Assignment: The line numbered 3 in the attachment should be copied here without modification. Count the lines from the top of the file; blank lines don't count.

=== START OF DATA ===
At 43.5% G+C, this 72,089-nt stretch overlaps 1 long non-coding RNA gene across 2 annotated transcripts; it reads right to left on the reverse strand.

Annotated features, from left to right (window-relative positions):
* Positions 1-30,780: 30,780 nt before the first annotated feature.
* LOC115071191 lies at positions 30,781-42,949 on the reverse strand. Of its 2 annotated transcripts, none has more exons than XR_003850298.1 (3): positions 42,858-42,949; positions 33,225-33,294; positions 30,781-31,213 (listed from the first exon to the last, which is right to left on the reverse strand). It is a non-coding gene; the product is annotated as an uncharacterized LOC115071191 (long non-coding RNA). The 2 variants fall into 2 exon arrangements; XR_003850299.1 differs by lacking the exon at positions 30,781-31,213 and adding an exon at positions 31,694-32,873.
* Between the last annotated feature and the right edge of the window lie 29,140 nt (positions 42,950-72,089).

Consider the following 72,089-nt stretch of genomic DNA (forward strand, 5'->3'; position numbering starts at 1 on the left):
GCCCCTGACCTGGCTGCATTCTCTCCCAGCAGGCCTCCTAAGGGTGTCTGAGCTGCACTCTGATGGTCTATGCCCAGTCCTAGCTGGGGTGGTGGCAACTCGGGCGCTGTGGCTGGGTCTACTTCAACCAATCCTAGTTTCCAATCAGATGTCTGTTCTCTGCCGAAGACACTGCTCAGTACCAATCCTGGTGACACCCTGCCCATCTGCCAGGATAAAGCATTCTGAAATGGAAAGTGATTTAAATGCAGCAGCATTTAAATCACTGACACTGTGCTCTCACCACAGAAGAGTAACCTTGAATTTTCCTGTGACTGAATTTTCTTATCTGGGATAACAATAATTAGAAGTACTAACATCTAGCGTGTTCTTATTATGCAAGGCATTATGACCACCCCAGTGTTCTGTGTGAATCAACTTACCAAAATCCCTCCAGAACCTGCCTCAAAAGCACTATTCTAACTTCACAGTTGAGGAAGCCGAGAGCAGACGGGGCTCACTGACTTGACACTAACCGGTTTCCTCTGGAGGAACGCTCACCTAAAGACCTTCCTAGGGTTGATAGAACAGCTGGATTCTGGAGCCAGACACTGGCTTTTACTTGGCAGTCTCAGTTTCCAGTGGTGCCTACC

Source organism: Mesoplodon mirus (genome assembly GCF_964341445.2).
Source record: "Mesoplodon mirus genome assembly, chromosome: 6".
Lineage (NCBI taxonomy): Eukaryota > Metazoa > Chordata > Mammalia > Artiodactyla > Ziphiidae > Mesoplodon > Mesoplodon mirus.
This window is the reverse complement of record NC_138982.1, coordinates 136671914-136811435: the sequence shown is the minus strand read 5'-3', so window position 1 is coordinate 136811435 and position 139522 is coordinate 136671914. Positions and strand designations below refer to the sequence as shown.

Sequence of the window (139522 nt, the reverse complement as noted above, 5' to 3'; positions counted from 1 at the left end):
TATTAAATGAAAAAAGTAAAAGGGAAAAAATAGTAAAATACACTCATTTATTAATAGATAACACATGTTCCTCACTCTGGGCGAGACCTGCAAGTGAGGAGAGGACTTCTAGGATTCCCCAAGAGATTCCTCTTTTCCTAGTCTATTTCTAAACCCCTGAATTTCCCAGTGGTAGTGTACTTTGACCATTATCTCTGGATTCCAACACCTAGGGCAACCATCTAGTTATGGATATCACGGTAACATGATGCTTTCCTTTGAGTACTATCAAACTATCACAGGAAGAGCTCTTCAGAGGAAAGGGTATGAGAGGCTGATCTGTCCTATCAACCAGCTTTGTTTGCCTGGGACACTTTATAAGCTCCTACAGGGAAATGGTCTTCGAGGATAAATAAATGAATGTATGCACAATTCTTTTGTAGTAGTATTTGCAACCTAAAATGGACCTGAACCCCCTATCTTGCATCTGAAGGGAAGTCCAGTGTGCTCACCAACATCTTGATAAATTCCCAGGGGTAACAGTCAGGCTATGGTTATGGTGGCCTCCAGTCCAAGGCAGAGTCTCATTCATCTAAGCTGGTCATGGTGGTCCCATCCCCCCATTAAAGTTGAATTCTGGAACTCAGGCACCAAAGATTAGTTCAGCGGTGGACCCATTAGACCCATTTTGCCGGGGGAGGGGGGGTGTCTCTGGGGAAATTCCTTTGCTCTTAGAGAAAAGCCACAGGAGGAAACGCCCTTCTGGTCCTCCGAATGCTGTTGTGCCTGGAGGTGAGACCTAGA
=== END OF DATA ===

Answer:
* Positions 1-30,780: 30,780 nt before the first annotated feature.